What they do: A UI Designer takes the established UX framework and fleshes it out further, honing in on the interface-specific details of the product layout. He or she utilizes both creativity and technical prowess, and is always on top of the latest developments in behavioral design and related technologies. This role is more tactical than strategic; by this stage in the product development lifecycle, specialists should only be making very small changes, if any.
When to hire them: The UI Designer makes the UX Designer’s vision a reality, so this expertise is most valuable once you already have a strong UX framework in place.
“Part of the challenge of UI design is blending specific business requirements with more general UX flows to create a visual language that is simple, powerful, and familiar to the majority of users. The goal is to design a UI that the user doesn’t even notice; it should never get in the way of the user accomplishing his or her goals simply and efficiently.”
— CP Waite, Filterati & UX/UI Designer
5. Visual Designer
Also called: Web Designer, Graphic Designer, UI/UX Designer
What they do: This role is what often comes to mind when people think of a designer; and indeed, visual elements like colors, images and typography are likely to be the features users consciously notice about a product. But Visual Design is the cherry on top of (what should be) an in-depth process of UX planning. To make sure your product’s look reflects your UX vision, look for a Visual Designer whose creative skills are bolstered by a strong grasp of UX methodology, an understanding of your target audience, and the ability to work closely with the other specialists involved in the project.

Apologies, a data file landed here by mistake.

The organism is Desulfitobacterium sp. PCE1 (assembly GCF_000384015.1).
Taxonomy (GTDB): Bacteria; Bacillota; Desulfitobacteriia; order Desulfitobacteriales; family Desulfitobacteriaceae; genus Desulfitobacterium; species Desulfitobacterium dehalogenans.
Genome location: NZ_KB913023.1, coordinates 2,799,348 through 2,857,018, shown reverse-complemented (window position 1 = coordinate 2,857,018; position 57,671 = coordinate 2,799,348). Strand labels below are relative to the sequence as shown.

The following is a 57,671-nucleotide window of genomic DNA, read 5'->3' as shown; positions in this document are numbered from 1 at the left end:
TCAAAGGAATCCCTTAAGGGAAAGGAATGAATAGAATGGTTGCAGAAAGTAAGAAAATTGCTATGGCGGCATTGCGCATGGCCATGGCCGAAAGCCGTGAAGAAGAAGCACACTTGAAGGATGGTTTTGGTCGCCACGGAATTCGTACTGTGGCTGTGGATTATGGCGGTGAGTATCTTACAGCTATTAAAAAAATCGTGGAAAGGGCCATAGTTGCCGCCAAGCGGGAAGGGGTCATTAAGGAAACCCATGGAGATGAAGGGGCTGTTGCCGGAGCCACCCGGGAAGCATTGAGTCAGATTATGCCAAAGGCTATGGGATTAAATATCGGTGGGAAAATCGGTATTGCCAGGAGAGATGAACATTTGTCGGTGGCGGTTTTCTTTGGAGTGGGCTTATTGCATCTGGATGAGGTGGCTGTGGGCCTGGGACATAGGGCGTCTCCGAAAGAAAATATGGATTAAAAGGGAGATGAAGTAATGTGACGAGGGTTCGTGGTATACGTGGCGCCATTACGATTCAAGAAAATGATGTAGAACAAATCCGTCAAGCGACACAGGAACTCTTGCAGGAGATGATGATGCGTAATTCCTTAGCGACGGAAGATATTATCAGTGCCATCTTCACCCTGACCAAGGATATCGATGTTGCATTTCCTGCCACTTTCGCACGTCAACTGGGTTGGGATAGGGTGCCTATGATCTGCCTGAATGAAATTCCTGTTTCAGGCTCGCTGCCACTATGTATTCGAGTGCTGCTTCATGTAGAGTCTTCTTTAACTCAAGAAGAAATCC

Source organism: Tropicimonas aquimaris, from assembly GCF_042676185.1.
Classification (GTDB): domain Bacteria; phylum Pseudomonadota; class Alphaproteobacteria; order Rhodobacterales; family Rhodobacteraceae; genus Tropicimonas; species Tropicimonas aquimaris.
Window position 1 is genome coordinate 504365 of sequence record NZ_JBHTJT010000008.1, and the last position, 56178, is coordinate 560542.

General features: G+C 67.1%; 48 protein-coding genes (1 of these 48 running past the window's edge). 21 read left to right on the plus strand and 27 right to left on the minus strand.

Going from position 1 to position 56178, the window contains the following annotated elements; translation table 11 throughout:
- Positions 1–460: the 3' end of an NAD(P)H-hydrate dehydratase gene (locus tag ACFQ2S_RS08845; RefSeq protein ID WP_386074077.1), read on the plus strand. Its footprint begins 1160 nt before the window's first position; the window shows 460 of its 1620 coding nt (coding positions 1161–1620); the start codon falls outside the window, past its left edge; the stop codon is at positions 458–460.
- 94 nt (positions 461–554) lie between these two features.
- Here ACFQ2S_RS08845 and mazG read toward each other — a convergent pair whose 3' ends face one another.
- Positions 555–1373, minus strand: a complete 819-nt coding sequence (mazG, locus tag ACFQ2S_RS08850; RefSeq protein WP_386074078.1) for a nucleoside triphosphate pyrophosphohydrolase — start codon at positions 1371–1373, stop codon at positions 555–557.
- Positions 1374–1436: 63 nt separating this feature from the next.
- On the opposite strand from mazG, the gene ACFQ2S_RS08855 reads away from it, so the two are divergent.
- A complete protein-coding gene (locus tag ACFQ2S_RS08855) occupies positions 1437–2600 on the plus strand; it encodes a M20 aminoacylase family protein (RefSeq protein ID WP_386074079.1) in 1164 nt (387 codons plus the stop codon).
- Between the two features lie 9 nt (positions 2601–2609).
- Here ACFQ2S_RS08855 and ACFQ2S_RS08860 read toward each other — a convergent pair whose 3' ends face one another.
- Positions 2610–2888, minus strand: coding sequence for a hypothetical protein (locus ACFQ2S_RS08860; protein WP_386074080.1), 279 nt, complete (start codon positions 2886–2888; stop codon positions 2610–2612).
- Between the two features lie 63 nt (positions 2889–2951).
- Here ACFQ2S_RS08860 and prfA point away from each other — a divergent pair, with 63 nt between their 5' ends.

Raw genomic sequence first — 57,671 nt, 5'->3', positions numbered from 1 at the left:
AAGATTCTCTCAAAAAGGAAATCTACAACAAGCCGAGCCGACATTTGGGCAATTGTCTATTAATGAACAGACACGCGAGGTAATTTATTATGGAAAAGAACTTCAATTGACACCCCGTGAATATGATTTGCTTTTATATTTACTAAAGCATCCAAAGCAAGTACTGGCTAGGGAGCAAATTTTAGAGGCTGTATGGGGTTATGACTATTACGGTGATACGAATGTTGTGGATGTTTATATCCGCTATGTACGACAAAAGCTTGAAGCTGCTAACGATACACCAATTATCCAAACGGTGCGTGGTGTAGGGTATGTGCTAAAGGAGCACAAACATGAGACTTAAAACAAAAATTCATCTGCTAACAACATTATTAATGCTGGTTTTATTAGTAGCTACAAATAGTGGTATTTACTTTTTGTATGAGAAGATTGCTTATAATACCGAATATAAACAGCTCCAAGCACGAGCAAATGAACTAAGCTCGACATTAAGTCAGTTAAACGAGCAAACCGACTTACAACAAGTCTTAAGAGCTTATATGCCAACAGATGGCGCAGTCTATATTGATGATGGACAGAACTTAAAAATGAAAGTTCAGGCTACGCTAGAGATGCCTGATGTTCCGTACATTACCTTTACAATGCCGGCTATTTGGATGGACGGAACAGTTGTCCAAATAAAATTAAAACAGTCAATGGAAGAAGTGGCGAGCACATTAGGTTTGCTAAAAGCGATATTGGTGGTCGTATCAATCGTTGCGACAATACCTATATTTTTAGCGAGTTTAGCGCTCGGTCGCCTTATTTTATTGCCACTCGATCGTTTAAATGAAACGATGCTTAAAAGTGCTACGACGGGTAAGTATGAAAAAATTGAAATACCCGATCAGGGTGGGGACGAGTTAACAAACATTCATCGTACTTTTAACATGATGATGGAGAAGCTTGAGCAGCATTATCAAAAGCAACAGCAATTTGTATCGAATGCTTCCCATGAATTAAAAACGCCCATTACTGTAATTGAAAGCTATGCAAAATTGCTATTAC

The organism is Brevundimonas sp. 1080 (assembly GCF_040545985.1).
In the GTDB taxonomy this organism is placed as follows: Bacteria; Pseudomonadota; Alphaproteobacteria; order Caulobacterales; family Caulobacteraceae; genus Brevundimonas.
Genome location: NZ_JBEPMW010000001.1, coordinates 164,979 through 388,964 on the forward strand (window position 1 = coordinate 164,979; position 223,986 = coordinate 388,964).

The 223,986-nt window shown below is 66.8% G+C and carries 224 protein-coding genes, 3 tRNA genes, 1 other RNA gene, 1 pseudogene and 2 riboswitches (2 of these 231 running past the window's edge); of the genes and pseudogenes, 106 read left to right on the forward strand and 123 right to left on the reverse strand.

A Visual Designer’s work includes these elements: Color, typography, style documentation (style guides, templates), page layout, icons and images.
When to hire them: Visual Design should be the final piece of the puzzle; engage this specialist when you already have a comprehensive, well-documented UX and UI foundation in place — and are ready to make your product as beautiful as it is smart.
“In addition to creating quality designs from scratch — using hierarchy, color, composition, typography, and so on — a good visual designer can also work within an existing design framework. The nuance of this role lies in knowing how to use established design patterns and branded elements, and when and how to extend and further define them.”
— Joel Shoop, Filterati & UX/Visual Designer
In a field that requires so much specialization, throwing just any type of UX talent at the problem isn’t likely to get you far. That’s why companies should evaluate their UX hiring strategies on a regular basis — and shouldn’t settle for anything other than the precise skill sets they need. In many cases, unbundling these roles and focusing on thoughtful skill-to-task matches is the key to making your UX process sing.